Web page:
I mean the one in which they accuse Pope Francis of heresy. I've only read the first page, at which point I scrolled down to see the list of signers. The only one I recognize is Fr. Aidan Nichols, O.P. I've read several of his books and he is certainly not any sort of crank. Or at least he hasn't been in the past. I can only conclude that either there is something to the charges, or that Fr. Nichols has made a mistake in judgment.
The first page includes the first charge: that the Pope has "publicly and pertinaciously demonstrated his belief" that
A justified person has not the strength with God’s grace to carry out the objective demands of the divine law, as though any of the commandments of God are impossible for the justified; or as meaning that God’s grace, when it produces justification in an individual, does not invariably and of its nature produce conversion from all serious sin, or is not sufficient for conversion from all serious sin.
I've heard more or less the same charge from people who are theologically educated and are not cranks. It may be justifiable. Nevertheless, I don't plan to get into the controversy any further than the preceding remarks. It's been raised in a Facebook group for the Ordinariates to which I belong, and I posted the following comment there. I guess it's partly or mainly just an occasion for me to say something I've wanted to say for some time. And I want to say it more publicly.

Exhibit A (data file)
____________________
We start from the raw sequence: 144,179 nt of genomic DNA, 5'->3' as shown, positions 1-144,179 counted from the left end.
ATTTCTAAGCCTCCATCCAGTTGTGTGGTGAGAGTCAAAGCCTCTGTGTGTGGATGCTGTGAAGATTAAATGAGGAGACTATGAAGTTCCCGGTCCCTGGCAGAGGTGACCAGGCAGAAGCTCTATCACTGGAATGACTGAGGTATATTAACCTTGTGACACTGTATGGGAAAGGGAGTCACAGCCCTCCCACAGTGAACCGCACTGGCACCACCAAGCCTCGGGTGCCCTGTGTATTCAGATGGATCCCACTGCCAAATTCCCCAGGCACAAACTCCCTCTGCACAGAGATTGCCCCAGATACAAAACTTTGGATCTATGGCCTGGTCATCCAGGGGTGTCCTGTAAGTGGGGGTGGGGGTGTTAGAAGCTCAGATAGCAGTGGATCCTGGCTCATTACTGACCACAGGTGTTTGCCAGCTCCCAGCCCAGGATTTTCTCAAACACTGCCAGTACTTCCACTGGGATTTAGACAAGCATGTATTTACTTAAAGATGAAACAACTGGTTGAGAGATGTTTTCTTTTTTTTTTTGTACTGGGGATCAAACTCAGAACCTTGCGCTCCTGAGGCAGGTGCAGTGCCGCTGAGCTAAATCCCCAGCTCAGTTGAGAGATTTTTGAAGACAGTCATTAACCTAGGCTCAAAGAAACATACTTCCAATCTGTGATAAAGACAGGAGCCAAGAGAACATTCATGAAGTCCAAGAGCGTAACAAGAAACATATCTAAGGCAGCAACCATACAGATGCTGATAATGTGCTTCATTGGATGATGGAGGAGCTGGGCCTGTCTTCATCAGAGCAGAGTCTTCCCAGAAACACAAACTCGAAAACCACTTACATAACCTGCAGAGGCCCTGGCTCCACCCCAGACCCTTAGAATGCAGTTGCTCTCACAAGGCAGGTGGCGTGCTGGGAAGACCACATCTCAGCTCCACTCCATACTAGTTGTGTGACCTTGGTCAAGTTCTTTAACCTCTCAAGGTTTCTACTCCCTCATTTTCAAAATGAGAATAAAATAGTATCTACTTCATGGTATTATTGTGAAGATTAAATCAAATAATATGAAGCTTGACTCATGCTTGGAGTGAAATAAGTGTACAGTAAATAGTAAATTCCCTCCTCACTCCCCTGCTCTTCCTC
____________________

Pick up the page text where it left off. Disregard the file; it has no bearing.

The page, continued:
This is a sort of meta-comment, about why I am not going to comment on the letter: as a lay Catholic with no knowledge of theology beyond some basics, I do not consider myself qualified or entitled or obligated to call anyone a heretic on any grounds more subtle than something like denying the physical Resurrection. This is much more emphatically the case where the accused is the pope. The same basic principle applies to the signatories of this letter: I am not qualified to evaluate their arguments.
And on a personal level I have, in my going-on-40 years as a Catholic, become almost as sick of heresy-hunters as of heretics, especially of self-appointed heresy-hunters among the laity. By "heresy hunters" I mean those who are clearly looking avidly for anything that can be construed as heresy or just savoring of it. I have had a lot of reservations about Pope Francis and in particular about his governance, and have said so publicly. I had misgivings about him from the beginning, initially for nothing any more concrete than "I've got a bad feeling about this," and I think they have been somewhat justified. Somewhat. But I have deeper reservations about the anti-Francis people who seem determined to put the worst possible construction on everything he says.
(That emphasized "Somewhat" was not in the Facebook post, because you can't do italics in Facebook comments.)
The inquisitorial spirit I'm talking about is partly a somewhat (at least) understandable reaction against the toleration and even advocacy of heresy on the part of many elements of the Church, most harmfully within the hierarchy and the academic establishment. I was an enemy of what can loosely be called Modernism as soon as I understood what it was, and I still am. But the inquisitorial impulse quite clearly often has a strong taint of pride and malice. And is probably at least as great a risk to the soul of the person exercising it as the profession of doctrinal error.